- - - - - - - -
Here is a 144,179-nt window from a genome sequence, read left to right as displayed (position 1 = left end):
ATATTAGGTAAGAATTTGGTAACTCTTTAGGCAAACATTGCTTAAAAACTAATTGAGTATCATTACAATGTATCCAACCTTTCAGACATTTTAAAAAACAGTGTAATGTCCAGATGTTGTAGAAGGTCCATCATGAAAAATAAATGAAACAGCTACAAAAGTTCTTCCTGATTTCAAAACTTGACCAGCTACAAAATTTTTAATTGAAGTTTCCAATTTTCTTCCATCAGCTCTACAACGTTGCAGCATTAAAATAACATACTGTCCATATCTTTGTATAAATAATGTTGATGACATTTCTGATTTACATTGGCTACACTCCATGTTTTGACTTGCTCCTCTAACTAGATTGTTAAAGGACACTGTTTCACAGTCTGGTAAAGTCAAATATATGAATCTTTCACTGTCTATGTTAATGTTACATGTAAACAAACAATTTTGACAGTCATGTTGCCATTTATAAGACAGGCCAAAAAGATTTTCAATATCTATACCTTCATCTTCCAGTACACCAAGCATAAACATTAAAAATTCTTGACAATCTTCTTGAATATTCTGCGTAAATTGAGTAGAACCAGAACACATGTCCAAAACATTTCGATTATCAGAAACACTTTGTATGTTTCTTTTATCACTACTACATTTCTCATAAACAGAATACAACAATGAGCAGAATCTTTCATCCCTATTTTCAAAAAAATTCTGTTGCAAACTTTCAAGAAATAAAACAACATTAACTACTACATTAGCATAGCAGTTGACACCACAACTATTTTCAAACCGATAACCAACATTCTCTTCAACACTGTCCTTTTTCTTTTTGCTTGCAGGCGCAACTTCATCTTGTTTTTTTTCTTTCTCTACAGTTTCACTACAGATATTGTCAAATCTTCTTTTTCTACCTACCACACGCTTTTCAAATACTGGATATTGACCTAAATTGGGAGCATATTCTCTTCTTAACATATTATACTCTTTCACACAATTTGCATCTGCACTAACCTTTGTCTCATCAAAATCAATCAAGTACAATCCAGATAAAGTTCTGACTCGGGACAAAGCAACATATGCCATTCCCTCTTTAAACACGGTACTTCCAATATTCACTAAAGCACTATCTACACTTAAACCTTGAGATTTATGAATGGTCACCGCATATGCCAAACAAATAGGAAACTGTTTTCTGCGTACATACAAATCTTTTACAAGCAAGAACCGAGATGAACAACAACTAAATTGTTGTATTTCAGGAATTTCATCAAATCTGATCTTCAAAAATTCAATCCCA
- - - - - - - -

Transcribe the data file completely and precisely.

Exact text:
Here is a 144,179-nt window from a genome sequence, read left to right as displayed (position 1 = left end):
ATATTAGGTAAGAATTTGGTAACTCTTTAGGCAAACATTGCTTAAAAACTAATTGAGTATCATTACAATGTATCCAACCTTTCAGACATTTTAAAAAACAGTGTAATGTCCAGATGTTGTAGAAGGTCCATCATGAAAAATAAATGAAACAGCTACAAAAGTTCTTCCTGATTTCAAAACTTGACCAGCTACAAAATTTTTAATTGAAGTTTCCAATTTTCTTCCATCAGCTCTACAACGTTGCAGCATTAAAATAACATACTGTCCATATCTTTGTATAAATAATGTTGATGACATTTCTGATTTACATTGGCTACACTCCATGTTTTGACTTGCTCCTCTAACTAGATTGTTAAAGGACACTGTTTCACAGTCTGGTAAAGTCAAATATATGAATCTTTCACTGTCTATGTTAATGTTACATGTAAACAAACAATTTTGACAGTCATGTTGCCATTTATAAGACAGGCCAAAAAGATTTTCAATATCTATACCTTCATCTTCCAGTACACCAAGCATAAACATTAAAAATTCTTGACAATCTTCTTGAATATTCTGCGTAAATTGAGTAGAACCAGAACACATGTCCAAAACATTTCGATTATCAGAAACACTTTGTATGTTTCTTTTATCACTACTACATTTCTCATAAACAGAATACAACAATGAGCAGAATCTTTCATCCCTATTTTCAAAAAAATTCTGTTGCAAACTTTCAAGAAATAAAACAACATTAACTACTACATTAGCATAGCAGTTGACACCACAACTATTTTCAAACCGATAACCAACATTCTCTTCAACACTGTCCTTTTTCTTTTTGCTTGCAGGCGCAACTTCATCTTGTTTTTTTTCTTTCTCTACAGTTTCACTACAGATATTGTCAAATCTTCTTTTTCTACCTACCACACGCTTTTCAAATACTGGATATTGACCTAAATTGGGAGCATATTCTCTTCTTAACATATTATACTCTTTCACACAATTTGCATCTGCACTAACCTTTGTCTCATCAAAATCAATCAAGTACAATCCAGATAAAGTTCTGACTCGGGACAAAGCAACATATGCCATTCCCTCTTTAAACACGGTACTTCCAATATTCACTAAAGCACTATCTACACTTAAACCTTGAGATTTATGAATGGTCACCGCATATGCCAAACAAATAGGAAACTGTTTTCTGCGTACATACAAATCTTTTACAAGCAAGAACCGAGATGAACAACAACTAAATTGTTGTATTTCAGGAATTTCATCAAATCTGATCTTCAAAAATTCAATCCCA